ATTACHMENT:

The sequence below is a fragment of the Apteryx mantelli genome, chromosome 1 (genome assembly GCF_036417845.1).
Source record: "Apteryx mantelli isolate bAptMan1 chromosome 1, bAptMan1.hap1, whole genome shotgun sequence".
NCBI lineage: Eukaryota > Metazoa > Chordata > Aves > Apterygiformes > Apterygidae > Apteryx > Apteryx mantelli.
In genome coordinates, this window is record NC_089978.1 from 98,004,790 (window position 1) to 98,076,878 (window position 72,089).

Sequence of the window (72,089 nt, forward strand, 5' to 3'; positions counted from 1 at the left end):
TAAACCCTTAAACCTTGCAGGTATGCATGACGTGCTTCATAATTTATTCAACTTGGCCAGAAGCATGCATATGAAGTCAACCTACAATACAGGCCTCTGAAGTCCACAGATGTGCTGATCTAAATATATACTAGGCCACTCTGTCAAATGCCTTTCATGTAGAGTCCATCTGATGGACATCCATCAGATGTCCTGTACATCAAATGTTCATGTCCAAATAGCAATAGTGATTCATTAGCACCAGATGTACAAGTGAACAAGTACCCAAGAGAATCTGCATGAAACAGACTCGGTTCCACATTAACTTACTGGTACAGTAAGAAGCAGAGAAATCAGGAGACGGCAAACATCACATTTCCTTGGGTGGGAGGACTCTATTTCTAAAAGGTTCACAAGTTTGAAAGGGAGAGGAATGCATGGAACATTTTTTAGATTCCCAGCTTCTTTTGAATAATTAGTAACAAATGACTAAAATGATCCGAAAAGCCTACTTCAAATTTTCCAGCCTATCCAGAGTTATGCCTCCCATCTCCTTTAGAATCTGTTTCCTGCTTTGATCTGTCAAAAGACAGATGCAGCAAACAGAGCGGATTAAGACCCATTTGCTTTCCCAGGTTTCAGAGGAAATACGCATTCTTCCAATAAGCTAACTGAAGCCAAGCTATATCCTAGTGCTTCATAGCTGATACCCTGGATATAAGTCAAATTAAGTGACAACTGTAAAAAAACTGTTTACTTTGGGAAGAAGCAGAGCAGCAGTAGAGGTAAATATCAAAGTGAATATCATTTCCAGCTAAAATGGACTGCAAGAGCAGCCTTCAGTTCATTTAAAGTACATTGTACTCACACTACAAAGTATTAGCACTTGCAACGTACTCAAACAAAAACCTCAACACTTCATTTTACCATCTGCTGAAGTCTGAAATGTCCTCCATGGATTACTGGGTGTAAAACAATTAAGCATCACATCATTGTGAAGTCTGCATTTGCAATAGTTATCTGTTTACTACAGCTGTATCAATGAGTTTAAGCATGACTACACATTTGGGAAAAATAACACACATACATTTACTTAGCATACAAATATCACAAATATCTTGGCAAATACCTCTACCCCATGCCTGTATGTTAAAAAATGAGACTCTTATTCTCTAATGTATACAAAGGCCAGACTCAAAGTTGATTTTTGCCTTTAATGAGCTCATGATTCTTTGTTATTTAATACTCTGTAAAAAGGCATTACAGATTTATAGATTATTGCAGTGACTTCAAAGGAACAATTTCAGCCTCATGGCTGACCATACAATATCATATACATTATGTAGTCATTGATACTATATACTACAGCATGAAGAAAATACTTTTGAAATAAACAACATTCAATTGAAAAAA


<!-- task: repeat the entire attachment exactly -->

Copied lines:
The sequence below is a fragment of the Apteryx mantelli genome, chromosome 1 (genome assembly GCF_036417845.1).
Source record: "Apteryx mantelli isolate bAptMan1 chromosome 1, bAptMan1.hap1, whole genome shotgun sequence".
NCBI lineage: Eukaryota > Metazoa > Chordata > Aves > Apterygiformes > Apterygidae > Apteryx > Apteryx mantelli.
In genome coordinates, this window is record NC_089978.1 from 98,004,790 (window position 1) to 98,076,878 (window position 72,089).

Sequence of the window (72,089 nt, forward strand, 5' to 3'; positions counted from 1 at the left end):
TAAACCCTTAAACCTTGCAGGTATGCATGACGTGCTTCATAATTTATTCAACTTGGCCAGAAGCATGCATATGAAGTCAACCTACAATACAGGCCTCTGAAGTCCACAGATGTGCTGATCTAAATATATACTAGGCCACTCTGTCAAATGCCTTTCATGTAGAGTCCATCTGATGGACATCCATCAGATGTCCTGTACATCAAATGTTCATGTCCAAATAGCAATAGTGATTCATTAGCACCAGATGTACAAGTGAACAAGTACCCAAGAGAATCTGCATGAAACAGACTCGGTTCCACATTAACTTACTGGTACAGTAAGAAGCAGAGAAATCAGGAGACGGCAAACATCACATTTCCTTGGGTGGGAGGACTCTATTTCTAAAAGGTTCACAAGTTTGAAAGGGAGAGGAATGCATGGAACATTTTTTAGATTCCCAGCTTCTTTTGAATAATTAGTAACAAATGACTAAAATGATCCGAAAAGCCTACTTCAAATTTTCCAGCCTATCCAGAGTTATGCCTCCCATCTCCTTTAGAATCTGTTTCCTGCTTTGATCTGTCAAAAGACAGATGCAGCAAACAGAGCGGATTAAGACCCATTTGCTTTCCCAGGTTTCAGAGGAAATACGCATTCTTCCAATAAGCTAACTGAAGCCAAGCTATATCCTAGTGCTTCATAGCTGATACCCTGGATATAAGTCAAATTAAGTGACAACTGTAAAAAAACTGTTTACTTTGGGAAGAAGCAGAGCAGCAGTAGAGGTAAATATCAAAGTGAATATCATTTCCAGCTAAAATGGACTGCAAGAGCAGCCTTCAGTTCATTTAAAGTACATTGTACTCACACTACAAAGTATTAGCACTTGCAACGTACTCAAACAAAAACCTCAACACTTCATTTTACCATCTGCTGAAGTCTGAAATGTCCTCCATGGATTACTGGGTGTAAAACAATTAAGCATCACATCATTGTGAAGTCTGCATTTGCAATAGTTATCTGTTTACTACAGCTGTATCAATGAGTTTAAGCATGACTACACATTTGGGAAAAATAACACACATACATTTACTTAGCATACAAATATCACAAATATCTTGGCAAATACCTCTACCCCATGCCTGTATGTTAAAAAATGAGACTCTTATTCTCTAATGTATACAAAGGCCAGACTCAAAGTTGATTTTTGCCTTTAATGAGCTCATGATTCTTTGTTATTTAATACTCTGTAAAAAGGCATTACAGATTTATAGATTATTGCAGTGACTTCAAAGGAACAATTTCAGCCTCATGGCTGACCATACAATATCATATACATTATGTAGTCATTGATACTATATACTACAGCATGAAGAAAATACTTTTGAAATAAACAACATTCAATTGAAAAAA